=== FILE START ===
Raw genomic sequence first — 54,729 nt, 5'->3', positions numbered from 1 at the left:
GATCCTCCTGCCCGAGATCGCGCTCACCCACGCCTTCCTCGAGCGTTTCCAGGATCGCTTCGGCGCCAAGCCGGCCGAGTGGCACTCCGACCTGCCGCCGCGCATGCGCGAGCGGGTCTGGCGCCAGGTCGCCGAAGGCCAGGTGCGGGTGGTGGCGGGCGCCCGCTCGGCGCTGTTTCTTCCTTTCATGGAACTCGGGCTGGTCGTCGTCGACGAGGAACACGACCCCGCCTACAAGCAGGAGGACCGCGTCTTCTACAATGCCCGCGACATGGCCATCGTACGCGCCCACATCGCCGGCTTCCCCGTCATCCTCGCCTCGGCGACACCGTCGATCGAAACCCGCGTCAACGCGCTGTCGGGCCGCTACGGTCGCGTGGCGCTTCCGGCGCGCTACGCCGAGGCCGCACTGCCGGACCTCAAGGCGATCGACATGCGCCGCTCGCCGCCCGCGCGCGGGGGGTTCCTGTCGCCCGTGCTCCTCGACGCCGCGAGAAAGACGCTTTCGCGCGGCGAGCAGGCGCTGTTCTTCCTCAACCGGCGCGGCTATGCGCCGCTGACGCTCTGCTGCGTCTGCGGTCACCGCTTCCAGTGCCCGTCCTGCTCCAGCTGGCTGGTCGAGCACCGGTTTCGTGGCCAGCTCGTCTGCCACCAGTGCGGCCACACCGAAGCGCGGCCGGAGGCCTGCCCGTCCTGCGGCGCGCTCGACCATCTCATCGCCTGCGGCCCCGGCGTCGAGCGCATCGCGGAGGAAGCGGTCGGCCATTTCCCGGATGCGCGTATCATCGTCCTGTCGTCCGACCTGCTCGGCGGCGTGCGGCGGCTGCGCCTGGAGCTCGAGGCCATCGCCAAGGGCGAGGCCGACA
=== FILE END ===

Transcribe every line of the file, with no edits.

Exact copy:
Raw genomic sequence first — 54,729 nt, 5'->3', positions numbered from 1 at the left:
GATCCTCCTGCCCGAGATCGCGCTCACCCACGCCTTCCTCGAGCGTTTCCAGGATCGCTTCGGCGCCAAGCCGGCCGAGTGGCACTCCGACCTGCCGCCGCGCATGCGCGAGCGGGTCTGGCGCCAGGTCGCCGAAGGCCAGGTGCGGGTGGTGGCGGGCGCCCGCTCGGCGCTGTTTCTTCCTTTCATGGAACTCGGGCTGGTCGTCGTCGACGAGGAACACGACCCCGCCTACAAGCAGGAGGACCGCGTCTTCTACAATGCCCGCGACATGGCCATCGTACGCGCCCACATCGCCGGCTTCCCCGTCATCCTCGCCTCGGCGACACCGTCGATCGAAACCCGCGTCAACGCGCTGTCGGGCCGCTACGGTCGCGTGGCGCTTCCGGCGCGCTACGCCGAGGCCGCACTGCCGGACCTCAAGGCGATCGACATGCGCCGCTCGCCGCCCGCGCGCGGGGGGTTCCTGTCGCCCGTGCTCCTCGACGCCGCGAGAAAGACGCTTTCGCGCGGCGAGCAGGCGCTGTTCTTCCTCAACCGGCGCGGCTATGCGCCGCTGACGCTCTGCTGCGTCTGCGGTCACCGCTTCCAGTGCCCGTCCTGCTCCAGCTGGCTGGTCGAGCACCGGTTTCGTGGCCAGCTCGTCTGCCACCAGTGCGGCCACACCGAAGCGCGGCCGGAGGCCTGCCCGTCCTGCGGCGCGCTCGACCATCTCATCGCCTGCGGCCCCGGCGTCGAGCGCATCGCGGAGGAAGCGGTCGGCCATTTCCCGGATGCGCGTATCATCGTCCTGTCGTCCGACCTGCTCGGCGGCGTGCGGCGGCTGCGCCTGGAGCTCGAGGCCATCGCCAAGGGCGAGGCCGACA